Improving the quality of initial teacher education is rightly taking centre stage across the country, with the aim to graduate and retain more teachers, and for them to be more classroom-ready when they land their first job.
Finding a solution starts, as it did at my university, La Trobe, with a curriculum declutter of our teacher programs.
Before a teacher sets foot in a classroom, they must be exposed to a high-quality curriculum and the science of learning. Education degrees have traditionally been heavily influenced by a liberal arts and sociology tradition. Although the history, sociology and philosophy of education is important in understanding the fabric of teacher practices, the science of learning should feature strongly.
Instead, the majority of coursework should be based on evidence-informed approaches to developing teachers’ skills. Take the critical skill of reading, for example.
In my past career as a secondary teacher, I was repeatedly challenged by some of my year 10 students who struggled to meet the reading benchmark for a seven-year-old. My plans to offer content-rich experiences to these emerging young adults was soon usurped by the simple need to teach them to read.
While I didn’t have an evidence-informed toolkit to tackle the problem, at La Trobe research from our Science of Language and Reading (SOLAR) Lab is embedded in our teaching courses. Our graduates enter the classroom being able to teach young learners how to read, develop rich language skills and increase writing capabilities.
This doesn’t just build confidence and job satisfaction. It also frames a commitment to social justice where impactful learning is experienced by all students.
In this way, being ‘classroom-ready’ means having practical skills based in solid evidence about how learning happens, how human memory works and how behaviour can be taught. When a teacher prepares a lesson, they do more than curate content and activities; they set the scene of how behaviour will be accepted and exchanged between everyone involved.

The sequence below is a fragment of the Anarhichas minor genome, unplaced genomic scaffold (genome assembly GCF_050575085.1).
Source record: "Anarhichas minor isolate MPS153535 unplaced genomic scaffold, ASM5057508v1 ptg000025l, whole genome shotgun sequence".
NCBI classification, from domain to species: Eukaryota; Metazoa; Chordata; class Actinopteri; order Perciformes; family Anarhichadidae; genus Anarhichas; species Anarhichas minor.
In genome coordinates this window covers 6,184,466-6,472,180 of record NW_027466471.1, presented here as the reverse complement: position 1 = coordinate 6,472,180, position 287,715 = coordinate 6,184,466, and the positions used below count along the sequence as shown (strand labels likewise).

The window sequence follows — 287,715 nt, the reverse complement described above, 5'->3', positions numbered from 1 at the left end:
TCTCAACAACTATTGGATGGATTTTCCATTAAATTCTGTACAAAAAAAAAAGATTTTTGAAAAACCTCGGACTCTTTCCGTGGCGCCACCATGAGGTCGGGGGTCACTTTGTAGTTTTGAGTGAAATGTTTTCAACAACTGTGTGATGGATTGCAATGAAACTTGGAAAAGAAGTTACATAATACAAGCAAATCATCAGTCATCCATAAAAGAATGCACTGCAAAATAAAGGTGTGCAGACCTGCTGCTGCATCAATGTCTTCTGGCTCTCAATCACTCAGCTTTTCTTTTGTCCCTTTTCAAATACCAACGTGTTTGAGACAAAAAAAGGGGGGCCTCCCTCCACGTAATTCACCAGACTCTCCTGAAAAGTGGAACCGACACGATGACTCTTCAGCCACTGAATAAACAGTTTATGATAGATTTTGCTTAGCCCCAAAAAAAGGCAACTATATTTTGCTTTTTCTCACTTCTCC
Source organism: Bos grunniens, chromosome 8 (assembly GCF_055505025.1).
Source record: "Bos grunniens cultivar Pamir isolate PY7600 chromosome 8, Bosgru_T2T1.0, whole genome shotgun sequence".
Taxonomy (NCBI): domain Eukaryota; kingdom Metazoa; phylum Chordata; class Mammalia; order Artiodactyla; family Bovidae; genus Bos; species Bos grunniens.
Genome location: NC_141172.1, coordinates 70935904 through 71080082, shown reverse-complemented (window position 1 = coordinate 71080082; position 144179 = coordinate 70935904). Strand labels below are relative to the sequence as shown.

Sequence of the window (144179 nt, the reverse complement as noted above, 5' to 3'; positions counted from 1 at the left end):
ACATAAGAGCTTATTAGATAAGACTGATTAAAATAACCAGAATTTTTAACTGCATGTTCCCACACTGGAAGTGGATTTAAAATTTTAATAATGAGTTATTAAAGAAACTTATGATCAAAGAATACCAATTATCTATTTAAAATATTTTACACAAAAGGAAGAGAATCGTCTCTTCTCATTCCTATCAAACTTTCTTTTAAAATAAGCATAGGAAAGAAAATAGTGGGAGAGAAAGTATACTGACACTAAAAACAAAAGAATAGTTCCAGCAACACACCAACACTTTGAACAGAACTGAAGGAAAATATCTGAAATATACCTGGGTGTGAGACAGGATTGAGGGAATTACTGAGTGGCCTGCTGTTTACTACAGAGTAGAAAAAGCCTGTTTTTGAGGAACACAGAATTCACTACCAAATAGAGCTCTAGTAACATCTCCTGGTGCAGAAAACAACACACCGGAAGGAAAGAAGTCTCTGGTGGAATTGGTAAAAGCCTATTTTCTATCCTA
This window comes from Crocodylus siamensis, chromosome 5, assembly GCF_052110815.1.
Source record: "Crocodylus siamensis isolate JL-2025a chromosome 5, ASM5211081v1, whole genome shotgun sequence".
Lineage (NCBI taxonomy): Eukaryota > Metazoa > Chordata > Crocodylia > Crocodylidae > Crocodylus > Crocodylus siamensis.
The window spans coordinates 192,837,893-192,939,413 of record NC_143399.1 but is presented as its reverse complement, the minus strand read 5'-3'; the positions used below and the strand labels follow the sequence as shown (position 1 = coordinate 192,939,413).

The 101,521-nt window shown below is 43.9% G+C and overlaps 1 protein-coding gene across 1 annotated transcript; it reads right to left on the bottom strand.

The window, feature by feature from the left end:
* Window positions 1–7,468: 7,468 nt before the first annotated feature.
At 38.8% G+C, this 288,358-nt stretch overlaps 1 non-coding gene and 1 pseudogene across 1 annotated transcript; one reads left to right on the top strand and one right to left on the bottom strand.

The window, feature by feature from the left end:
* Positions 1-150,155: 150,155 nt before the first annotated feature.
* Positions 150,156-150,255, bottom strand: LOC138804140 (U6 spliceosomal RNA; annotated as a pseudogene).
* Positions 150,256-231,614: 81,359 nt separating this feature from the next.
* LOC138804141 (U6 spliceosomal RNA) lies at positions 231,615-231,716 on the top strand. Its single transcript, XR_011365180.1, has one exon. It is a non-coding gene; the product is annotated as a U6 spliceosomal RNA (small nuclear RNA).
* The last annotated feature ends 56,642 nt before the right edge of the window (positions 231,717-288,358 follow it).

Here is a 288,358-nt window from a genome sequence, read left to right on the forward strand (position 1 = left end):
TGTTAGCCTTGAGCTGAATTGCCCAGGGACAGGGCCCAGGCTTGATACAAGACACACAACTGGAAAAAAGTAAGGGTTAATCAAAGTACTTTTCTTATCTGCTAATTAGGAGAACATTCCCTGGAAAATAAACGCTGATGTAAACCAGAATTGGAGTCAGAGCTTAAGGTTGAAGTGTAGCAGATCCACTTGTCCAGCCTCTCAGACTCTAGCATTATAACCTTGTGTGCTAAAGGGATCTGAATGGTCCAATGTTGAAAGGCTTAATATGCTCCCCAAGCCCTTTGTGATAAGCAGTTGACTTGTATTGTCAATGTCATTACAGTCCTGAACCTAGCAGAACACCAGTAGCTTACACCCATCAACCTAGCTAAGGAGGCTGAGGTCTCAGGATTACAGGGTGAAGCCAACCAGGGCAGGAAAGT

These skills are difficult to develop; a teaching degree needs to provide opportunities for future teachers to practise, practise, practise – in a context that supports and advocates for high quality teaching.
Many argue that a four-year undergraduate teaching degree is too long. It’s not – but where change could be introduced is in embedding the last two years of the program in real schools. Effectively an internship model, this would not only alleviate teacher shortages, but build stronger relationships between schools and universities, as well as producing what we all want: classroom-ready teachers.
This can also make an impact on a wider problem.
Through real classroom experience, we can encourage students to teach in some of our more culturally diverse, and economically underserviced secondary schools – often located in regional areas – that struggle to attract teachers.
At La Trobe, we have the NEXUS program that prepares career changers to become teachers, by paying them to teach while they compete their qualification.
NEXUS teachers not only have the skills to work in these hard-to-staff schools, but they actively engage with communities to impact learning for individuals and groups. The most important aspect of an employment-based pathway like this is the mentoring wraparound support which allows discipline experts to become experts of learning.
All these initiatives make a difference; at La Trobe we have a 71 per cent retention rate for our teaching courses – 40 per cent above the national average. With a renewed focus on the learning sciences and building capacities for teachers to navigate classroom realities in evidence informed ways, our retention will no doubt increase further.
Although redefining teaching courses is not the panacea for the teacher shortage, prioritising learning based on science, to assist with the classroom realities that new teachers face, will go a long way to upskilling a future teaching workforce.
Passion for teaching is essential for being a good teacher but being classroom-ready is even more important. It creates better outcomes for students and ensures teachers thrive in the classroom. And critically, it makes teachers more likely to stick around for the long term.
This article first appeared in The Australian, under the headline We know how to make new teachers classroom ready